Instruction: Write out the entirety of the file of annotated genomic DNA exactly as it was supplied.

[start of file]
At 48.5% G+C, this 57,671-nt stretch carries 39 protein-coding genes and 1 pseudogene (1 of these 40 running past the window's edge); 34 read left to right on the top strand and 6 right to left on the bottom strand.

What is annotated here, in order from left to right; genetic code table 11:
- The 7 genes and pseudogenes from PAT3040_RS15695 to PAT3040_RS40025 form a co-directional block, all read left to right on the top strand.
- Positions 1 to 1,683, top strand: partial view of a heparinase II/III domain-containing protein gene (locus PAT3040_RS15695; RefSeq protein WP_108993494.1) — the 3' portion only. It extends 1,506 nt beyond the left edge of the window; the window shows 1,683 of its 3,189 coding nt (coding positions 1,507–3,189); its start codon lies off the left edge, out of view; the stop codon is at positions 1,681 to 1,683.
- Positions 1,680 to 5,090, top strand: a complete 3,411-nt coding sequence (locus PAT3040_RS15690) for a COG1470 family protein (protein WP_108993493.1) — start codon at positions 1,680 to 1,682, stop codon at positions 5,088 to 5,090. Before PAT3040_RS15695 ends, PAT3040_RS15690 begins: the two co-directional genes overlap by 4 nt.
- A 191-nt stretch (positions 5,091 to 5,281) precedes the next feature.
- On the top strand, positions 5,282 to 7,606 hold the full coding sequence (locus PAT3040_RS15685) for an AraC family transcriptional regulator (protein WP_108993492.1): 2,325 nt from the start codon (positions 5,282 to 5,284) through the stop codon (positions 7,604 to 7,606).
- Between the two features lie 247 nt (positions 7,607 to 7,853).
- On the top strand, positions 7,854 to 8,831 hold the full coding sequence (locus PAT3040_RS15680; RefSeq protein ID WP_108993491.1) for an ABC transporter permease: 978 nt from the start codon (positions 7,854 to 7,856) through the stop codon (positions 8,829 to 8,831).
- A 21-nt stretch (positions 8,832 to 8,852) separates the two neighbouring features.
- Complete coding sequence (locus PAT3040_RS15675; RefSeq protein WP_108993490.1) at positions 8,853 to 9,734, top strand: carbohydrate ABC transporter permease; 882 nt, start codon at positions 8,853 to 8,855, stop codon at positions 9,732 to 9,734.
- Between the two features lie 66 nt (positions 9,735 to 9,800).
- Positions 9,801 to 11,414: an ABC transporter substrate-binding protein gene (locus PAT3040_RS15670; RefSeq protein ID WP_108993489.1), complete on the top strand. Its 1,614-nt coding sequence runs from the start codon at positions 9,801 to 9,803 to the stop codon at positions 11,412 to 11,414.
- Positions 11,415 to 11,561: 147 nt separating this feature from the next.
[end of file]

At 48.5% G+C, this 57,671-nt stretch carries 39 protein-coding genes and 1 pseudogene (1 of these 40 running past the window's edge); 34 read left to right on the top strand and 6 right to left on the bottom strand.

What is annotated here, in order from left to right; genetic code table 11:
- The 7 genes and pseudogenes from PAT3040_RS15695 to PAT3040_RS40025 form a co-directional block, all read left to right on the top strand.
- Positions 1 to 1,683, top strand: partial view of a heparinase II/III domain-containing protein gene (locus PAT3040_RS15695; RefSeq protein WP_108993494.1) — the 3' portion only. It extends 1,506 nt beyond the left edge of the window; the window shows 1,683 of its 3,189 coding nt (coding positions 1,507–3,189); its start codon lies off the left edge, out of view; the stop codon is at positions 1,681 to 1,683.
- Positions 1,680 to 5,090, top strand: a complete 3,411-nt coding sequence (locus PAT3040_RS15690) for a COG1470 family protein (protein WP_108993493.1) — start codon at positions 1,680 to 1,682, stop codon at positions 5,088 to 5,090. Before PAT3040_RS15695 ends, PAT3040_RS15690 begins: the two co-directional genes overlap by 4 nt.
- A 191-nt stretch (positions 5,091 to 5,281) precedes the next feature.
- On the top strand, positions 5,282 to 7,606 hold the full coding sequence (locus PAT3040_RS15685) for an AraC family transcriptional regulator (protein WP_108993492.1): 2,325 nt from the start codon (positions 5,282 to 5,284) through the stop codon (positions 7,604 to 7,606).
- Between the two features lie 247 nt (positions 7,607 to 7,853).
- On the top strand, positions 7,854 to 8,831 hold the full coding sequence (locus PAT3040_RS15680; RefSeq protein ID WP_108993491.1) for an ABC transporter permease: 978 nt from the start codon (positions 7,854 to 7,856) through the stop codon (positions 8,829 to 8,831).
- A 21-nt stretch (positions 8,832 to 8,852) separates the two neighbouring features.
- Complete coding sequence (locus PAT3040_RS15675; RefSeq protein WP_108993490.1) at positions 8,853 to 9,734, top strand: carbohydrate ABC transporter permease; 882 nt, start codon at positions 8,853 to 8,855, stop codon at positions 9,732 to 9,734.
- Between the two features lie 66 nt (positions 9,735 to 9,800).
- Positions 9,801 to 11,414: an ABC transporter substrate-binding protein gene (locus PAT3040_RS15670; RefSeq protein ID WP_108993489.1), complete on the top strand. Its 1,614-nt coding sequence runs from the start codon at positions 9,801 to 9,803 to the stop codon at positions 11,412 to 11,414.
- Positions 11,415 to 11,561: 147 nt separating this feature from the next.